Four dusty miles from the US border in the beer town of Tecate, Panama pulled over again. He waited thirty-some minutes for night. No one else was on the road. He opened the side door to the van and pushed aside four carved wooden rustic Mexican dining chairs. Behind them was a small wooden sideboard. He opened the cabinet doors and told Aggie to get inside.
“The road’s gonna get bumpy.” He told her. “Inside there, you won’t get sick.”
Aggie got inside. Panama rolled up his jacket to make a pillow for her then gave her another churro.
“Keep really quiet. Maybe even try and go to sleep. I’ll check on you in an hour.”
Aggie took the churro. “Unless Rhea comes before.”
He closed the cabinet, sprayed some more air freshener, closed the van doors, got in the front and drove on, into Tecate.
Except for the brewery, Tecate was a small-building, low lying town. Panama drove down streets of tiny houses and markets and beauty salons and car repair shops, criss-crossed with railroad tracks. He followed the signs to the border. As he pulled up to the crossing, he noticed Aggie’s pink sunglasses were lying on the front seat.
There were two guards at the gate. The bigger one, a strawberry blond twenty-five-year old named Donnelly, walked around Panama’s blue van with a sniffer dog, Yodel. Inside, Panama tried to look calm and sober despite the little pink sunglasses he’d stuck on his head, using them to hold back his long hair. He watched Donnelly and Yodel in the rear view. When they looked done, he stuck his head out of the window.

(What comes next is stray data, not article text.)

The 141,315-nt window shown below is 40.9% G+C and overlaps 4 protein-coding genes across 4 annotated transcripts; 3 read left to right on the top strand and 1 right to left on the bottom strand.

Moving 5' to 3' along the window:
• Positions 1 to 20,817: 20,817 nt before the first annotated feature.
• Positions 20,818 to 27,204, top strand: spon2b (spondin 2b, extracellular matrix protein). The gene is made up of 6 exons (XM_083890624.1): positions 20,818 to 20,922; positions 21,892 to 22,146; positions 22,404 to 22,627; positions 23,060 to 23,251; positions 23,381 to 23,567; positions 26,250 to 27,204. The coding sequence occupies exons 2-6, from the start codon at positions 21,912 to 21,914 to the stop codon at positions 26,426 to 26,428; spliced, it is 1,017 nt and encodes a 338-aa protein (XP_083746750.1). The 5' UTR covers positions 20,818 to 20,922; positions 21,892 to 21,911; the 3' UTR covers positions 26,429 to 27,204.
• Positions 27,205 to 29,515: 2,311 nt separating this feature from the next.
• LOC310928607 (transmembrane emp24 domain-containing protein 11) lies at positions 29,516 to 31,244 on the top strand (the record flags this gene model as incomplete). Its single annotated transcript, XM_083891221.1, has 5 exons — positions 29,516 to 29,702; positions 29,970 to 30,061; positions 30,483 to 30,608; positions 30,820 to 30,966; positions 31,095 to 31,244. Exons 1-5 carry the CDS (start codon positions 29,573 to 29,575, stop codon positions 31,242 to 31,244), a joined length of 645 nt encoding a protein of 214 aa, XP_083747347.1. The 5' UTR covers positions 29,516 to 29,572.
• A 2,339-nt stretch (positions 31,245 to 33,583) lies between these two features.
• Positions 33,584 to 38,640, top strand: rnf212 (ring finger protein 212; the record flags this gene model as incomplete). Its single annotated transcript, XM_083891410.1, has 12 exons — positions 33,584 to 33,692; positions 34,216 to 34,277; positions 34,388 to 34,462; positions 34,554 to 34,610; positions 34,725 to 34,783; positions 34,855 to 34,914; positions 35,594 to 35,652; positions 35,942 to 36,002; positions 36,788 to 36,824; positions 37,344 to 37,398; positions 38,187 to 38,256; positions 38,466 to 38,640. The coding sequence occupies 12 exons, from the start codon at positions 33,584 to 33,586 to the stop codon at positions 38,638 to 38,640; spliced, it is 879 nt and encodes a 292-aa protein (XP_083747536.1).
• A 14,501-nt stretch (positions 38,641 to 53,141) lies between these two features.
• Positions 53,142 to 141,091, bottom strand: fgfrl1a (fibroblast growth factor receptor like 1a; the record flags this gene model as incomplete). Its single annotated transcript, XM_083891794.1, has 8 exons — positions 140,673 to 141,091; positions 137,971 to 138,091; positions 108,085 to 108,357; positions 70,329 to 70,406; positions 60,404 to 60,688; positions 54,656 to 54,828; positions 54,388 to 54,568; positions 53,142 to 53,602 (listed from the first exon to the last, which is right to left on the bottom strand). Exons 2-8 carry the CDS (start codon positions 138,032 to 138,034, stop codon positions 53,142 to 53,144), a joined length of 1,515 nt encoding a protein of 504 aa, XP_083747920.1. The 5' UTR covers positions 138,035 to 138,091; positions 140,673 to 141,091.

“We bueno, dude?”
Donnelly approached the window, looked at Panama. “Quirky.” He thought to himself. “Young. Tired.”
“The road’s pretty wind-ey ‘til you get to the eight. If you get tired, you should pull over.” he warned Panama. “Guy last week fell asleep two miles in and went off a cliff–”
“I’ll be OK.” Panama told him as he shoved the sunglasses back down on his head – they were small and kept popping up, “In three hours, I’m home–”
He started the van, waved at Donnelly and drove across the border. And into the blackness of the hills.
About an hour after he’d let Panama through the border, the phone in Donnelly’s booth rang.